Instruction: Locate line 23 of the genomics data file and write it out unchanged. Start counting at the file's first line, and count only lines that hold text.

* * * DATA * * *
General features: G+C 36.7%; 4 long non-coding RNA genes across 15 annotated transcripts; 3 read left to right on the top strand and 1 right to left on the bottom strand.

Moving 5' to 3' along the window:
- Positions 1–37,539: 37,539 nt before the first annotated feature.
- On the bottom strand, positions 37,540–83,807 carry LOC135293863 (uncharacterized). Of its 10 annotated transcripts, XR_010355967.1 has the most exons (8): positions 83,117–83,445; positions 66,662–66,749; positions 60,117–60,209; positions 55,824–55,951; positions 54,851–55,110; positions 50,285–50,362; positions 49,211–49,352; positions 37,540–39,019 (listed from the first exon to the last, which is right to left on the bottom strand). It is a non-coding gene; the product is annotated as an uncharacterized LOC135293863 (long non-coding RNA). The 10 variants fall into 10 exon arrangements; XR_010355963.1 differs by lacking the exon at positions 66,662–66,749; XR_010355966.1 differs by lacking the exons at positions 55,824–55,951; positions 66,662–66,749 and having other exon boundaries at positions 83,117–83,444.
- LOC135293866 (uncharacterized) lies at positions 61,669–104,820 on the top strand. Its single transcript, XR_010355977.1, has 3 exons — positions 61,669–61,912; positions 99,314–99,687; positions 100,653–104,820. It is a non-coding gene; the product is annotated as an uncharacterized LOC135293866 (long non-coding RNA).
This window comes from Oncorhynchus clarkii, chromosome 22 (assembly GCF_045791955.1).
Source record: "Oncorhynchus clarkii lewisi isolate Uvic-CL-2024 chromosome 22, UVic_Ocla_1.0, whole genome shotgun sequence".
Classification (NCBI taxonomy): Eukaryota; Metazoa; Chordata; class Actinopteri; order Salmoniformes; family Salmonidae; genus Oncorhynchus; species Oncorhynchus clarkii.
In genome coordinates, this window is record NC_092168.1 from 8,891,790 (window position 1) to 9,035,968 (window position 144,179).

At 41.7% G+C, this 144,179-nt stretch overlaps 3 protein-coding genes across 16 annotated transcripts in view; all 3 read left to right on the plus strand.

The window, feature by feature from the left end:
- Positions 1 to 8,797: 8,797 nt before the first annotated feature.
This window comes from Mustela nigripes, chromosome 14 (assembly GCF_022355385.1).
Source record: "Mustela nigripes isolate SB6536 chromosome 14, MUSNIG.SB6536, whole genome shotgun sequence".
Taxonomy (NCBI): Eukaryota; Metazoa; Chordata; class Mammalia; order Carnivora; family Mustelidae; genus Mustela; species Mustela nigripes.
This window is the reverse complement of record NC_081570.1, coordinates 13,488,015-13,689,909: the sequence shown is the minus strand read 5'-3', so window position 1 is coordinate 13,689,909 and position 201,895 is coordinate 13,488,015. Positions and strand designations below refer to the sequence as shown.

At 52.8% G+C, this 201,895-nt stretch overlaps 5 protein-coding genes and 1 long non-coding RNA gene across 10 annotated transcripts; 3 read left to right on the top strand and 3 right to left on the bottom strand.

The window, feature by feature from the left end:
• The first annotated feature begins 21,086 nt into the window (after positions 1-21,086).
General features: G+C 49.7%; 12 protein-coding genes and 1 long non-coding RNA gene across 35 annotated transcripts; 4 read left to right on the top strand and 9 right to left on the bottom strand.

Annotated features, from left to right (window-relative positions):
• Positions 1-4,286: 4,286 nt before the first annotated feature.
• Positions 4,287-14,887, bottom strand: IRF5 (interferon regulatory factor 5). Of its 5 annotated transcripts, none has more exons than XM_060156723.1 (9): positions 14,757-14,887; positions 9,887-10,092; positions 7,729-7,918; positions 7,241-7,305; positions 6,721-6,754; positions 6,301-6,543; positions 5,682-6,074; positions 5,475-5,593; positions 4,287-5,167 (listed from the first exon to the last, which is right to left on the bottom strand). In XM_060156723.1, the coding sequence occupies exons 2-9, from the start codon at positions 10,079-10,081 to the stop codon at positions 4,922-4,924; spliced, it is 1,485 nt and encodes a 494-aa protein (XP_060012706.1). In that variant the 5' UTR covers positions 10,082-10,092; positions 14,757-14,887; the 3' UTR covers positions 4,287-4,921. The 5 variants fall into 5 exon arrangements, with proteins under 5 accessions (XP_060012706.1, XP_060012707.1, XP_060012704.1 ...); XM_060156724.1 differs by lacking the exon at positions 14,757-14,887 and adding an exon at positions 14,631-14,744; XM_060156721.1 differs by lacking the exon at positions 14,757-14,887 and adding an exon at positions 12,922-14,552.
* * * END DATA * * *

• Positions 4,287-14,887, bottom strand: IRF5 (interferon regulatory factor 5). Of its 5 annotated transcripts, none has more exons than XM_060156723.1 (9): positions 14,757-14,887; positions 9,887-10,092; positions 7,729-7,918; positions 7,241-7,305; positions 6,721-6,754; positions 6,301-6,543; positions 5,682-6,074; positions 5,475-5,593; positions 4,287-5,167 (listed from the first exon to the last, which is right to left on the bottom strand). In XM_060156723.1, the coding sequence occupies exons 2-9, from the start codon at positions 10,079-10,081 to the stop codon at positions 4,922-4,924; spliced, it is 1,485 nt and encodes a 494-aa protein (XP_060012706.1). In that variant the 5' UTR covers positions 10,082-10,092; positions 14,757-14,887; the 3' UTR covers positions 4,287-4,921. The 5 variants fall into 5 exon arrangements, with proteins under 5 accessions (XP_060012706.1, XP_060012707.1, XP_060012704.1 ...); XM_060156724.1 differs by lacking the exon at positions 14,757-14,887 and adding an exon at positions 14,631-14,744; XM_060156721.1 differs by lacking the exon at positions 14,757-14,887 and adding an exon at positions 12,922-14,552.